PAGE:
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Mechanics Corner: Tractors, cows, climate change and Amazon.com

Allen Schaeffer Published on 31 March 2014

Adapting to changing weather conditions is nothing new for farmers. Cycles of wetness, dryness, heat and cold have long been facts of everyday life. Some days it’s too wet to plow, other times soil moisture content ruins crop yields.

The questions now, though, turn to whether weather changes are just a phase or a cycle, or part of something bigger and more permanent – known as climate change.

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And for farmers especially, the idea of a changing climate can be tricky – having both positive and negative effects which translate into impacts on food supply, prices and availability.

Greenhouse gas emissions from man-made activity are the primary point of discussion when it comes to climate change. According to some climate scientists, an increase in these gases alters the ambient temperatures of the planet (the greenhouse effect) and that in turn has other impacts – such as rising sea levels and possibly more dynamic and extreme weather patterns.

According to the EPA, in 2011, 84 percent of greenhouse gases were carbon dioxide emissions, which are a natural part of plant photosynthesis and normal human breathing but are also emitted during the burning of any fossil-based fuel; 9 percent came from methane – a natural product of digestion of organic material and 5 percent from nitrous oxides and 2 percent from fluorinated gases – essentially refrigerants.

The EPA says that the biggest sources of carbon dioxide emissions in the U.S. are electricity generation (coal and natural gas – 33 percent).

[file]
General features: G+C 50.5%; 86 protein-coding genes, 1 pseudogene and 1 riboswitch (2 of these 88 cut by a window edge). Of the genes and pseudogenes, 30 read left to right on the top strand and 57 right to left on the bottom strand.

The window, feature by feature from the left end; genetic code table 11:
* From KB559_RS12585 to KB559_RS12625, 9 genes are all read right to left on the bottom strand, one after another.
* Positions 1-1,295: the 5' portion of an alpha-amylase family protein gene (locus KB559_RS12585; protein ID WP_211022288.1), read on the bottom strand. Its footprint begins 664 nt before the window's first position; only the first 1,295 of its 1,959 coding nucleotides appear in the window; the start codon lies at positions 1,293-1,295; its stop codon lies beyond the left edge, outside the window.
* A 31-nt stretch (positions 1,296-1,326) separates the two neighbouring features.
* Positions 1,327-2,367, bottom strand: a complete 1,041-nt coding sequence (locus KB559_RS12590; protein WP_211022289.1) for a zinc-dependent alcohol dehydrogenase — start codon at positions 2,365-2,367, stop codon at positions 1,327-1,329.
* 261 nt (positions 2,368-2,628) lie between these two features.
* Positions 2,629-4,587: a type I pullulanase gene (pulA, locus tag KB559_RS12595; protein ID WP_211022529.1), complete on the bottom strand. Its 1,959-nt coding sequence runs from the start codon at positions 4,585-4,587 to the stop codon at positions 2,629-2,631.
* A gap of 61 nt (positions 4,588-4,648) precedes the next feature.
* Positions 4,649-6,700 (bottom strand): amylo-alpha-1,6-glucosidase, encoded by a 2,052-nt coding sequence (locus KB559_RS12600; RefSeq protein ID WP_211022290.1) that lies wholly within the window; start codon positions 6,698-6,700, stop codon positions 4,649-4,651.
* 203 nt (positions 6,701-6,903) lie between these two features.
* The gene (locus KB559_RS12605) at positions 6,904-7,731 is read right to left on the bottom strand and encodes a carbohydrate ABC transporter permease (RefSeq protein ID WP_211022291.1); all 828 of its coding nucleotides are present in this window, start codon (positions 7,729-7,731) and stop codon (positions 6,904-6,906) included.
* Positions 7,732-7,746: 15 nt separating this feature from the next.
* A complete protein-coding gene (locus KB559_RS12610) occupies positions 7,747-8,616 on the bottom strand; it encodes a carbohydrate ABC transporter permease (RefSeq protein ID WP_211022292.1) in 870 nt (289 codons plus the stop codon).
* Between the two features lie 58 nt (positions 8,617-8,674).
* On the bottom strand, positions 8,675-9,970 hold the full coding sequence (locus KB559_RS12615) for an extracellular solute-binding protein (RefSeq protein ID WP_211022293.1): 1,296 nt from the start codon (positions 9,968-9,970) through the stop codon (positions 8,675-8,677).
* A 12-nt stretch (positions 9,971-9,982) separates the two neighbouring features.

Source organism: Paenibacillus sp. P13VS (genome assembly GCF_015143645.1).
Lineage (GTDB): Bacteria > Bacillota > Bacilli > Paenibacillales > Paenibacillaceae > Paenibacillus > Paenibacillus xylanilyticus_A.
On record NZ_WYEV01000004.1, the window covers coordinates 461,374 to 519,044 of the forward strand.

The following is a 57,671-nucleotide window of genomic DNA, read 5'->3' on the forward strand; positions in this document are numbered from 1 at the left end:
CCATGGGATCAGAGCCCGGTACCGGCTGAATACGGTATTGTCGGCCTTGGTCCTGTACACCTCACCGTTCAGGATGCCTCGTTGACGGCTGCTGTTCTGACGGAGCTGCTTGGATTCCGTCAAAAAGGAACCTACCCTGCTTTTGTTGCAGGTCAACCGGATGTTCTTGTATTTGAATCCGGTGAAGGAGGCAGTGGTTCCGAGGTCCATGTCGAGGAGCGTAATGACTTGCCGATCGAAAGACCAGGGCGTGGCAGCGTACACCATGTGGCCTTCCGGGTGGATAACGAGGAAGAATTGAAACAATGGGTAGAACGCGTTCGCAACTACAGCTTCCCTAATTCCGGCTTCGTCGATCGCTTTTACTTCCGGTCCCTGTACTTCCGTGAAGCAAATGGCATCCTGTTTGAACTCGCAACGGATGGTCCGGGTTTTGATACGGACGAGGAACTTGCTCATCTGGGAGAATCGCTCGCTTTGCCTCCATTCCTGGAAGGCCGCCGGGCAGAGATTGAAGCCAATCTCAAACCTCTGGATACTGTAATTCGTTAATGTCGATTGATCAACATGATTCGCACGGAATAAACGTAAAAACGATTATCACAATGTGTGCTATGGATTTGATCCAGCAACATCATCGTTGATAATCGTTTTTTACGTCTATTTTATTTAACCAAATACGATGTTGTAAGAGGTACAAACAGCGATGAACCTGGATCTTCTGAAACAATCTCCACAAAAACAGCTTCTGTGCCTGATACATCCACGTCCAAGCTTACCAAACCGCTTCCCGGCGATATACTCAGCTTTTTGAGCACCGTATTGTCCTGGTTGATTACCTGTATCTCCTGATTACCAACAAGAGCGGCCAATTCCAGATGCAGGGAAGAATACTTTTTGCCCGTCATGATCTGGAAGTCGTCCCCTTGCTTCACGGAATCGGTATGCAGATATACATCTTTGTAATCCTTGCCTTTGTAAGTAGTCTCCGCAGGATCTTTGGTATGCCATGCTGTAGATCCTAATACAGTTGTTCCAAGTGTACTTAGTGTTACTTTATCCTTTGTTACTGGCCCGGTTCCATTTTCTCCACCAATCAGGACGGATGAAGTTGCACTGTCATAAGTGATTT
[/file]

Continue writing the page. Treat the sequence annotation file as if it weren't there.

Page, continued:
Transportation ranks second (28 percent) because the burning of any kind of fossil fuel – including gasoline, diesel, natural gas – emits carbon dioxide. Industrial sources account for 20 percent, commercial and residential 11 percent and agriculture 8 percent.

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Looking more specifically at the agriculture component that contributes to global warming – livestock such as cows and agricultural soils and rice production are identified as the primary sources.

Since farms also have transportation, machines and equipment that use fossil fuels, the sources of carbon dioxide emissions extend beyond just the land-use agriculture component.

Higher levels of carbon dioxide can increase yields. For some crops like wheat and soybeans, yields could increase by 30 percent or more under a doubling of carbon dioxide concentrations.

For other crops, such as corn, less than 10 percent increase would be expected. It is, however, the projected downside of a warmer planet that causes the greatest concern and controversy.

Whether or not increasing levels of carbon dioxide emissions in the atmosphere is creating a warming effect, and what should be done about it, has been the subject of many debates and discussions (to put it mildly).

Setting aside the controversy for a moment, farmers have really been at the forefront of adapting to changing climates and conditions since time began and thinking about the economics of those decisions not long after that.